As I read about the clear waters in Venice canals and the plethora of wildlife in the city, I visualize someone pushing the reset button on the world.

In the Veneto region of Italy, the waters in Venice canals are unusually clear. Wildlife is bustling around waterways, as ducks build nests. Even a wild boar running through the streets caught the attention of many.

Why? Unfortunately, because of COVID-19, a viral disease. This monster illness took thousands of human lives as it swept through Italy, but brought wildlife closer to the cities in its aftermath.

It’s hard to see the beauty of the clear waters of the Venetian canal, the emergence of wildlife, and the clear blue skies without remembering why it came to be this way.

It takes imagination sometimes to understand the silver lining of a horrible situation. So try this small exercise to understand why the waters of the Venice canal are such a powerful image.

Visualize the disease as a long dark tunnel, cold and unfeeling, now see that tiny light at the end growing larger day by day. The tiny light is there, I promise. As you get closer, the light starts to evenly illuminate the interior of the tunnel, shedding light on truths we may have forgotten when we were in the darkest part of our journey.

Now, think of the disease, yes, the horrid COVID19 as it rages throughout the world making us stay within our homes for months. For the wildlife, the disease has cleared a path for progress, but for us, it has devasted humanity. Some think our planet is healing itself.

How bad did it get?

If you watch the news, then you know that Italy took a massive hit from COVID-19, with over 15,000 deaths. This disease hit hard, driving all humanity inside their homes, only being allowed to walk their dogs and get food when needed. Although Venice, the Veneto region, wasn’t hit the hardest, it still took a heavy toll.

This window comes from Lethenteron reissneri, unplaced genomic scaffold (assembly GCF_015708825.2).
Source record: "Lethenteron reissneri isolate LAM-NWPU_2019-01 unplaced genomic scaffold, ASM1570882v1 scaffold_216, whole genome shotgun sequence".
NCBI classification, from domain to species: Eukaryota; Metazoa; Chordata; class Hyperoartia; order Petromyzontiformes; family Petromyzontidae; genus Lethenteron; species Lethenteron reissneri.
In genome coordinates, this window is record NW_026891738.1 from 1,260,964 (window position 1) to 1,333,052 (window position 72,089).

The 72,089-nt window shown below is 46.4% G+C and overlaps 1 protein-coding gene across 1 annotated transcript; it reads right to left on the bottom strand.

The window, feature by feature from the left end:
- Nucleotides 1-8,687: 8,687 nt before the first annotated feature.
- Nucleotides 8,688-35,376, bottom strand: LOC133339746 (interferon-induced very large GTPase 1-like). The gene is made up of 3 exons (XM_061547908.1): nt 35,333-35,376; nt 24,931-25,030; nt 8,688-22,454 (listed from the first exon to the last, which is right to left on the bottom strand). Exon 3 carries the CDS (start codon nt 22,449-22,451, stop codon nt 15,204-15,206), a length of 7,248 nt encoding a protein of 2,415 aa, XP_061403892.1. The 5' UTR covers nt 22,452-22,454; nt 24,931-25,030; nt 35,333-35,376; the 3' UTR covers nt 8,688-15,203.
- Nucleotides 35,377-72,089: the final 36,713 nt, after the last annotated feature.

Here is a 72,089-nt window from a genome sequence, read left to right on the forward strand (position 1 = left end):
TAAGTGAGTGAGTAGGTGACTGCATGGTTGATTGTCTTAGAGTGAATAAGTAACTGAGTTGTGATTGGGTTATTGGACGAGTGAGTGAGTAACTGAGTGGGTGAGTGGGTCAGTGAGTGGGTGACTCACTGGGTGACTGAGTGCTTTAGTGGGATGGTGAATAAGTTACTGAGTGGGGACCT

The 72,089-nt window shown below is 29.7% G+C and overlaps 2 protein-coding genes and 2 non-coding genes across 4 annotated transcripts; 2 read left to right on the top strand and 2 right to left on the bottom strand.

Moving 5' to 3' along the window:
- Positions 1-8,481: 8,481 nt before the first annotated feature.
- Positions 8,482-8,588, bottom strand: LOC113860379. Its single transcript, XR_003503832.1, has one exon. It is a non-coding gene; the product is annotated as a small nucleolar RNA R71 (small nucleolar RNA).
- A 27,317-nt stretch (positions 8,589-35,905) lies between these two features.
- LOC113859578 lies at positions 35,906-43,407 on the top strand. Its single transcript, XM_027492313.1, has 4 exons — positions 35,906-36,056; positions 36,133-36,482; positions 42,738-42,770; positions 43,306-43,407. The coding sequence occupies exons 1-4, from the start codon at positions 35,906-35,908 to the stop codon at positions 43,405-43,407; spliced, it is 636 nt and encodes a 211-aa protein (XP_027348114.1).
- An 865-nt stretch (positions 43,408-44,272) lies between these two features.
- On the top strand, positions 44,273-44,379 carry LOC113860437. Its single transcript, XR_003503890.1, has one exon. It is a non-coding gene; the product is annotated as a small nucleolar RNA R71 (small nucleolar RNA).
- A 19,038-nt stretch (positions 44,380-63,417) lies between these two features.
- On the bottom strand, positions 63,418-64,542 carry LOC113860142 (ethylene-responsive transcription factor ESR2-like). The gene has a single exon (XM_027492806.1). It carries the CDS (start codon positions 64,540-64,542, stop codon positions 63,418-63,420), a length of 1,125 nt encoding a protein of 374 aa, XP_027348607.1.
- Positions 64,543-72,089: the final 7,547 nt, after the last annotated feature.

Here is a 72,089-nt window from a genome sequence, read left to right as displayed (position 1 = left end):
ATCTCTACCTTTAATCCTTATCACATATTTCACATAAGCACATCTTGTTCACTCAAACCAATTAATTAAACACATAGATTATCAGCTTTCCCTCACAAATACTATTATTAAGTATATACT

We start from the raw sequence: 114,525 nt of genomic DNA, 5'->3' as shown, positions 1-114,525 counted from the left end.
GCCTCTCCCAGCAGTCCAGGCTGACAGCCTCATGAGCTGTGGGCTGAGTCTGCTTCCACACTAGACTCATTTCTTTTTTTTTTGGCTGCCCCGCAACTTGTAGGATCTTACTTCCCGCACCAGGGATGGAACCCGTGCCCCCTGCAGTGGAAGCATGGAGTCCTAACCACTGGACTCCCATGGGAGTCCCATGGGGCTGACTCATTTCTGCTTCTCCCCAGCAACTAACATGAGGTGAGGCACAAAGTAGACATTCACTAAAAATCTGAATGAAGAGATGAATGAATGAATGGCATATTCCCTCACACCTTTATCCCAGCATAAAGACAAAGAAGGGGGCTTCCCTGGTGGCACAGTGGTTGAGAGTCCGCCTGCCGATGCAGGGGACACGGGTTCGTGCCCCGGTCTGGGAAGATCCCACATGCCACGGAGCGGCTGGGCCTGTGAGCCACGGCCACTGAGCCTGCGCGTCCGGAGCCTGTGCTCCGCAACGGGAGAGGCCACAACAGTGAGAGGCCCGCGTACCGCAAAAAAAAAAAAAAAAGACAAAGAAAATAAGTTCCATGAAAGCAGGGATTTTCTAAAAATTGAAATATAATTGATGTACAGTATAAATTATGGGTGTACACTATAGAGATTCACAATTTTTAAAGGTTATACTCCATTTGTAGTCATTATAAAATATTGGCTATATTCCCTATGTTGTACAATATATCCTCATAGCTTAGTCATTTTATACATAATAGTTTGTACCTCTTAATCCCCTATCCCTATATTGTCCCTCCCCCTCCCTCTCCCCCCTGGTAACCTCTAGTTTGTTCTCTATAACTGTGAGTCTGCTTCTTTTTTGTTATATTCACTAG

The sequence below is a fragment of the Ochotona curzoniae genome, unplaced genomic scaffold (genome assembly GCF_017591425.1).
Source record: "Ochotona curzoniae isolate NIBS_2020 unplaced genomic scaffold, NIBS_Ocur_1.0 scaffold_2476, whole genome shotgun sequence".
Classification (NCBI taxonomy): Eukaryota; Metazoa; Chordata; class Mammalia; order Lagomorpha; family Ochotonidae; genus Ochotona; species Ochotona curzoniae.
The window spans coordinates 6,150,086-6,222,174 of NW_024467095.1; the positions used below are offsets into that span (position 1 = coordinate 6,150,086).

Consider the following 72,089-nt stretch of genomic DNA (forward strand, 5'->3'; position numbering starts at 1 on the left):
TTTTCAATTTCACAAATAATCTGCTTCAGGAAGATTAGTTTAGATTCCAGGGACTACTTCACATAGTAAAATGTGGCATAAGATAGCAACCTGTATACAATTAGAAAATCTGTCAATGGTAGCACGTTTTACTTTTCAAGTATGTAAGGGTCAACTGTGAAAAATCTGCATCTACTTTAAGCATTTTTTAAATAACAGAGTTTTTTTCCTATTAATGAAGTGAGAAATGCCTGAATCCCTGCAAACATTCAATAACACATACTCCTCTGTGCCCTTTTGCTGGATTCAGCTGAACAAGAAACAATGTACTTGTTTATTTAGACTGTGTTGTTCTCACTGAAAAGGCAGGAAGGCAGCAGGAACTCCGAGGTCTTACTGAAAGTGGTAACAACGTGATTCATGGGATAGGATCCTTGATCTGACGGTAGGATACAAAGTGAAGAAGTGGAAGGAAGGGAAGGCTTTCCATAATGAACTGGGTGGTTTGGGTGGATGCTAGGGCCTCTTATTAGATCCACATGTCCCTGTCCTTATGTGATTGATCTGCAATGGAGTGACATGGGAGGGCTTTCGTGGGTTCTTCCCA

The Lombardy region took the worst of the virus hit but is now reaching a plateau. The new laws are following closely with the rules set in South Korea and Singapore. It seems their numbers are gradually but consistently dropping.

Waters in Venice canals give us hope

Looking at the clear waters of the Venice Canals gives us hope. We have, for a long time, thought of ourselves as the rulers of this planet.

But as we are driven into our homes to quarantine, ducks, fish, birds, and all sorts of wildlife are coming out into the open. The gondolas are no longer taking tourists on romantic trips down the canal. The cruise ships are no longer welcome in the harbors. We can see these deaths as tragedies, and yes, they are, but we can also see these things as a reset for humanity.

I don’t believe that things should go back to normal once this is over either. I think we should change as humans as we enjoy leaving our homes again.

Just take a look outside. There are fewer cars, boats, and other transportation clouding the air with nasty emissions. There are fewer people littering and leaving their wastes on the streets. As the mud settles on the bottom of the canal in Venice, and the clear waters reveal the beautiful fish and the algae swaying in the current, we can have hope.

We will get through this. So, let’s do some serious thinking about our future humanity. Either someone has pressed the reset button or is trying to teach us a valuable lesson.

The beautiful crystal clear waters of the canal is a prime example.

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